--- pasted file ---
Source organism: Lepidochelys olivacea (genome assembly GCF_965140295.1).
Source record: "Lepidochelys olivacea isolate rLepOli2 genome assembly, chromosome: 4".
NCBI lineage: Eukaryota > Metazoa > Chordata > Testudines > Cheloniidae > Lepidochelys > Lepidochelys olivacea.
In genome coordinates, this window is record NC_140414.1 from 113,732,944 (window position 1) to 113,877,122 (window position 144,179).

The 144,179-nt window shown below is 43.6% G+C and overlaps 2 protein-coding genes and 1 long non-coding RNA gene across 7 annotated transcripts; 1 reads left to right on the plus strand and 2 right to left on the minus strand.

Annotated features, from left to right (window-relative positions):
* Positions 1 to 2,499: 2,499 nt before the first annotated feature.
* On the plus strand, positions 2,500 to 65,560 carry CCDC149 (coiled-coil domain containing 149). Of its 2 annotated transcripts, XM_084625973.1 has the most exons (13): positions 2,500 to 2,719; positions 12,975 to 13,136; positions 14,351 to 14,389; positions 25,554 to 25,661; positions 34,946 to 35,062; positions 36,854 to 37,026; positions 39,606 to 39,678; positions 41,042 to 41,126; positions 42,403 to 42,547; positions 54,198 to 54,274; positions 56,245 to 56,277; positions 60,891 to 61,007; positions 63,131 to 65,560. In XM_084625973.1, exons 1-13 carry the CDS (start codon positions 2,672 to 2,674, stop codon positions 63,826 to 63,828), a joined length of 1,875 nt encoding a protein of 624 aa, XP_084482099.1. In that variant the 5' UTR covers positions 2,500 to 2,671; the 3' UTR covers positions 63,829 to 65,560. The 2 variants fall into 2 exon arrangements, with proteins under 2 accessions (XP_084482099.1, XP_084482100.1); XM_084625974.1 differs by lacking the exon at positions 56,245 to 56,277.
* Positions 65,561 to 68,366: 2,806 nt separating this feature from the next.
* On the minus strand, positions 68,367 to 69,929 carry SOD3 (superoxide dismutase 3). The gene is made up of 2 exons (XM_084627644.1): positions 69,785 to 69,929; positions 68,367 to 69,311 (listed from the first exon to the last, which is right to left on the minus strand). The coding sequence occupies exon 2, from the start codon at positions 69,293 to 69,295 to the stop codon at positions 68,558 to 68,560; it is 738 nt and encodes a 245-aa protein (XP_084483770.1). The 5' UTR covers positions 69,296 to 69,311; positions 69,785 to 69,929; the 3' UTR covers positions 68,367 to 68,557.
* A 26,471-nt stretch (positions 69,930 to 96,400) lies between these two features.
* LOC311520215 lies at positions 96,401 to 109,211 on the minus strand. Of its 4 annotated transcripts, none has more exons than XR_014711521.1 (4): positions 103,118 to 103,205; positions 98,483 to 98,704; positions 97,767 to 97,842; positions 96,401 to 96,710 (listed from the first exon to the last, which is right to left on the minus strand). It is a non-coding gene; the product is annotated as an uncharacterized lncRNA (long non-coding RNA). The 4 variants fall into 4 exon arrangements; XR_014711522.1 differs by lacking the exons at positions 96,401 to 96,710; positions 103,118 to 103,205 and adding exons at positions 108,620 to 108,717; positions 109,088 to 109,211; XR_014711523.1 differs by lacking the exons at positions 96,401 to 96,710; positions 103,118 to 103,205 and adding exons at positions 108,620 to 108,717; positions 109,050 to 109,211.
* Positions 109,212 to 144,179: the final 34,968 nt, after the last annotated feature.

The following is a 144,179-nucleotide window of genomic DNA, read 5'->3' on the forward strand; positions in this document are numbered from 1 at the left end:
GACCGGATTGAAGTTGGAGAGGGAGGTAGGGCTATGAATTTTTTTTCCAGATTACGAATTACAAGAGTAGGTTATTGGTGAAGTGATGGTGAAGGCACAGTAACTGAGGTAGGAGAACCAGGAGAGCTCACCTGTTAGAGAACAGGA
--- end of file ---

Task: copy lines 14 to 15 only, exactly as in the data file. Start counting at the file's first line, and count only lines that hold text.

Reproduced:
The following is a 144,179-nucleotide window of genomic DNA, read 5'->3' on the forward strand; positions in this document are numbered from 1 at the left end:
GACCGGATTGAAGTTGGAGAGGGAGGTAGGGCTATGAATTTTTTTTCCAGATTACGAATTACAAGAGTAGGTTATTGGTGAAGTGATGGTGAAGGCACAGTAACTGAGGTAGGAGAACCAGGAGAGCTCACCTGTTAGAGAACAGGA